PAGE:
Teenagers with superpowers have always intrigued me. When I started collecting comics as a child, I was drawn to superhuman teens because I thought that when I hit puberty, super powers would kick in and I’d become a superhero. While that clearly didn’t happen (to YOUR knowledge), becoming an adult can still be a tough and emotional time (at 31, I’m still not done with the process). Imagine going through the difficulties of pubescence while looking strikingly different from those around you. No, I’m not talking about a giant pimple on the nose, I’m talking about red, metallic skin.
Avengers Academy was an interesting series because it threw together a handful of traumatized teens that the Avengers believed were most likely to become the next Masters of Evil. So what did Hank Pym and company do with these troubled kids? Put them on a team together and decided to train them! Ken Mack was a big, red young man with nearly impervious skin and a cranium that looked like a skull. Not only would he have scared the crap out of your dinner guests, but the poor young man couldn’t feel physical sensations. An awesome character with an unfortunate appearance, Mettle has the only red skull that deserves the D-List spotlight.
Created by Christos Gage and Mike McKone, Ken Mack first appeared in Avengers Academy #1, cover dated August 2010. Ken was a Hawaiian teenager surfing the waves when he was accidentally knocked unconscious by another surfer’s board. Though Ken’s friends brought him to safety, they were horrified by his appearance. The skin on Ken’s face, the site of the board’s impact, was already crumbling away and revealing a layer of shiny, red “skin” underneath. This incident, and many others just like it involving teenagers with newfound powers, caught the attention of Norman Osborne, who was in charge of national security at the time (which still doesn’t sound quite as ridiculous as “President Trump”).
Osborne had experiments conducted on Ken and the other teenagers in order to make them more powerful, regardless of the dangers involved. Unfortunately, the tests caused the skin condition that started on Ken’s face to spread all over his body. Not only did Ken look like a cross between the Red Skull and Colossus, but he had gained super-strength. Osborne was likely going to use the test subjects for his own nefarious purposes, but never had the chance because he very publicly went crazy and was imprisoned on The Raft. To avoid further psychological damage to the teens, Hank Pym decided to give them a positive purpose so that they wouldn’t become villains in the future (oh please, teenagers are villainous enough just the way they are).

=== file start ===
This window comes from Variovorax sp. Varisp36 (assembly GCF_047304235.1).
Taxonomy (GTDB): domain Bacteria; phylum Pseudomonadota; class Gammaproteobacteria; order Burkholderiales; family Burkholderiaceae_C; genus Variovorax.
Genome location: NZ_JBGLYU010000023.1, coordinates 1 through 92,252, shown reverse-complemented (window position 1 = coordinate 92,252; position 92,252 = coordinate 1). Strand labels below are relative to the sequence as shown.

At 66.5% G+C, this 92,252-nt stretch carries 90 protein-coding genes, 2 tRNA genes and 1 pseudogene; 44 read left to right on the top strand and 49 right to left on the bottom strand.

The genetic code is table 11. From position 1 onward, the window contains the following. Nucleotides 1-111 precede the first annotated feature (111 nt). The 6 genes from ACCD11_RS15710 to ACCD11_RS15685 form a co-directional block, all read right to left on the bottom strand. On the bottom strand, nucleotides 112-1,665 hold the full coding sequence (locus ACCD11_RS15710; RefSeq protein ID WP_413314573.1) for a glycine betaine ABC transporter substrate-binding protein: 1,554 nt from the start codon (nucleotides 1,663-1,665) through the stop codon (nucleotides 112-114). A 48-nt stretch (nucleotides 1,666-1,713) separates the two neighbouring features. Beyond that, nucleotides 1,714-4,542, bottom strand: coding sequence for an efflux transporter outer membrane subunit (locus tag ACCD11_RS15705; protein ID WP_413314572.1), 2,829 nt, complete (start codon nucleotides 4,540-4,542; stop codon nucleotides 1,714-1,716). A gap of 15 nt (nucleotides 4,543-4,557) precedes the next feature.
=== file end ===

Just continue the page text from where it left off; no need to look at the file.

The first few issues of Avengers Academy had me captivated because the quality of life for some of those kids was not promising. Jenny, who called herself Hazmat, constantly generated radiation, so she had to wear a containment suit at all times outside of her lead-lined bedroom. Veil, who could turn into various gaseous forms, was losing her molecular stability and would eventually become a completely intangible gas (alternate code-name – Fart-in-the-wind Girl). Mettle…well, he initially seemed to cope with his situation pretty well. Ken was a laid back guy who loved to laugh and was genuinely interested in learning what the instructors at the academy could teach him. When the other trainees picked on him, he shrugged off their comments and had the most positive attitude on the team. It wound up being quite a shock to see Ken’s reaction to Osborne when the two met again because, for the first time, Mettle showed his angry side.
During a visit to The Raft, Hazmat caused a power outage and she, Mettle, and Veil snuck away from the team in order to visit Osborne’s cell. When the three entered Norman’s room, Mettle lifted the villain by the neck and berated him for the pain he had caused the three. It seemed that the repressed anger over his appearance was beginning to come to the surface. Still training to be a force for good, however, Mettle was an asset in battle, and even learned how to deflect bullets off of his body and angle them so that they wouldn’t strike innocent bystanders.